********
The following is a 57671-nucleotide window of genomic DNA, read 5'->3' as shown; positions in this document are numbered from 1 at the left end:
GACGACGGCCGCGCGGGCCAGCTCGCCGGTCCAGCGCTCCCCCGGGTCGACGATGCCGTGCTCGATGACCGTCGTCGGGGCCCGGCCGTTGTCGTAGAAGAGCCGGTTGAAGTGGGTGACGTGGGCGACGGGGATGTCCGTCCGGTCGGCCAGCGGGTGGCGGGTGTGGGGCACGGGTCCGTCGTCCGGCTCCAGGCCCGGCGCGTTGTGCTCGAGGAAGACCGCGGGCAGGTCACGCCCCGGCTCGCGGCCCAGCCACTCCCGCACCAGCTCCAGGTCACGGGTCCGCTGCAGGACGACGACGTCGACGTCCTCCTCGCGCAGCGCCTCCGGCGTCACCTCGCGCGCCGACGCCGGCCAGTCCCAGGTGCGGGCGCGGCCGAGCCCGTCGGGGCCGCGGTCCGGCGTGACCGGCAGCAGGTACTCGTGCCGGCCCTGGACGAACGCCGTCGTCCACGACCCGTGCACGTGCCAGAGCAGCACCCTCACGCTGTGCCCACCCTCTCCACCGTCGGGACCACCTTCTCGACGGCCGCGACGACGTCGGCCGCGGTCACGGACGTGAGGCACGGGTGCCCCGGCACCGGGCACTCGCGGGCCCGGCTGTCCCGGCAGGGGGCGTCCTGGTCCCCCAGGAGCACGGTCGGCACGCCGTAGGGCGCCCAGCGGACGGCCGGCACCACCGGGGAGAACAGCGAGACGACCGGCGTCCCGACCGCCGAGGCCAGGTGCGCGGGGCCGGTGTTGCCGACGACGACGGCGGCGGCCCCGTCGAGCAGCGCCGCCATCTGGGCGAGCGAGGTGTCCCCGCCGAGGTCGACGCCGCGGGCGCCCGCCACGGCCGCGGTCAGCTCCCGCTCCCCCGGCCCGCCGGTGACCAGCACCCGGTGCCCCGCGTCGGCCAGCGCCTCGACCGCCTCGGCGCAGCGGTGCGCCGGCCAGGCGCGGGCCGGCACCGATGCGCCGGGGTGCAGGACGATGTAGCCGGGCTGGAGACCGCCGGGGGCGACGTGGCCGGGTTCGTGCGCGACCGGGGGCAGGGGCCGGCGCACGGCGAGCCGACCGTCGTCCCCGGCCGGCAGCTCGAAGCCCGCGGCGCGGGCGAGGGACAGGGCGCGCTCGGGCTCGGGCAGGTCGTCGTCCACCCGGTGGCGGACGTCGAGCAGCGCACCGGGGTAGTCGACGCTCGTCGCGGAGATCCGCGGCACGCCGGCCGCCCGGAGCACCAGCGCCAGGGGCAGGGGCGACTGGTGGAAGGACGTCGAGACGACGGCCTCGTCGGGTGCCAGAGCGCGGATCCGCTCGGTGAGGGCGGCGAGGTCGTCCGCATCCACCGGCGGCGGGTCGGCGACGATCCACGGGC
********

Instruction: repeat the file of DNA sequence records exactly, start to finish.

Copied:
The following is a 57671-nucleotide window of genomic DNA, read 5'->3' as shown; positions in this document are numbered from 1 at the left end:
GACGACGGCCGCGCGGGCCAGCTCGCCGGTCCAGCGCTCCCCCGGGTCGACGATGCCGTGCTCGATGACCGTCGTCGGGGCCCGGCCGTTGTCGTAGAAGAGCCGGTTGAAGTGGGTGACGTGGGCGACGGGGATGTCCGTCCGGTCGGCCAGCGGGTGGCGGGTGTGGGGCACGGGTCCGTCGTCCGGCTCCAGGCCCGGCGCGTTGTGCTCGAGGAAGACCGCGGGCAGGTCACGCCCCGGCTCGCGGCCCAGCCACTCCCGCACCAGCTCCAGGTCACGGGTCCGCTGCAGGACGACGACGTCGACGTCCTCCTCGCGCAGCGCCTCCGGCGTCACCTCGCGCGCCGACGCCGGCCAGTCCCAGGTGCGGGCGCGGCCGAGCCCGTCGGGGCCGCGGTCCGGCGTGACCGGCAGCAGGTACTCGTGCCGGCCCTGGACGAACGCCGTCGTCCACGACCCGTGCACGTGCCAGAGCAGCACCCTCACGCTGTGCCCACCCTCTCCACCGTCGGGACCACCTTCTCGACGGCCGCGACGACGTCGGCCGCGGTCACGGACGTGAGGCACGGGTGCCCCGGCACCGGGCACTCGCGGGCCCGGCTGTCCCGGCAGGGGGCGTCCTGGTCCCCCAGGAGCACGGTCGGCACGCCGTAGGGCGCCCAGCGGACGGCCGGCACCACCGGGGAGAACAGCGAGACGACCGGCGTCCCGACCGCCGAGGCCAGGTGCGCGGGGCCGGTGTTGCCGACGACGACGGCGGCGGCCCCGTCGAGCAGCGCCGCCATCTGGGCGAGCGAGGTGTCCCCGCCGAGGTCGACGCCGCGGGCGCCCGCCACGGCCGCGGTCAGCTCCCGCTCCCCCGGCCCGCCGGTGACCAGCACCCGGTGCCCCGCGTCGGCCAGCGCCTCGACCGCCTCGGCGCAGCGGTGCGCCGGCCAGGCGCGGGCCGGCACCGATGCGCCGGGGTGCAGGACGATGTAGCCGGGCTGGAGACCGCCGGGGGCGACGTGGCCGGGTTCGTGCGCGACCGGGGGCAGGGGCCGGCGCACGGCGAGCCGACCGTCGTCCCCGGCCGGCAGCTCGAAGCCCGCGGCGCGGGCGAGGGACAGGGCGCGCTCGGGCTCGGGCAGGTCGTCGTCCACCCGGTGGCGGACGTCGAGCAGCGCACCGGGGTAGTCGACGCTCGTCGCGGAGATCCGCGGCACGCCGGCCGCCCGGAGCACCAGCGCCAGGGGCAGGGGCGACTGGTGGAAGGACGTCGAGACGACGGCCTCGTCGGGTGCCAGAGCGCGGATCCGCTCGGTGAGGGCGGCGAGGTCGTCCGCATCCACCGGCGGCGGGTCGGCGACGATCCACGGGC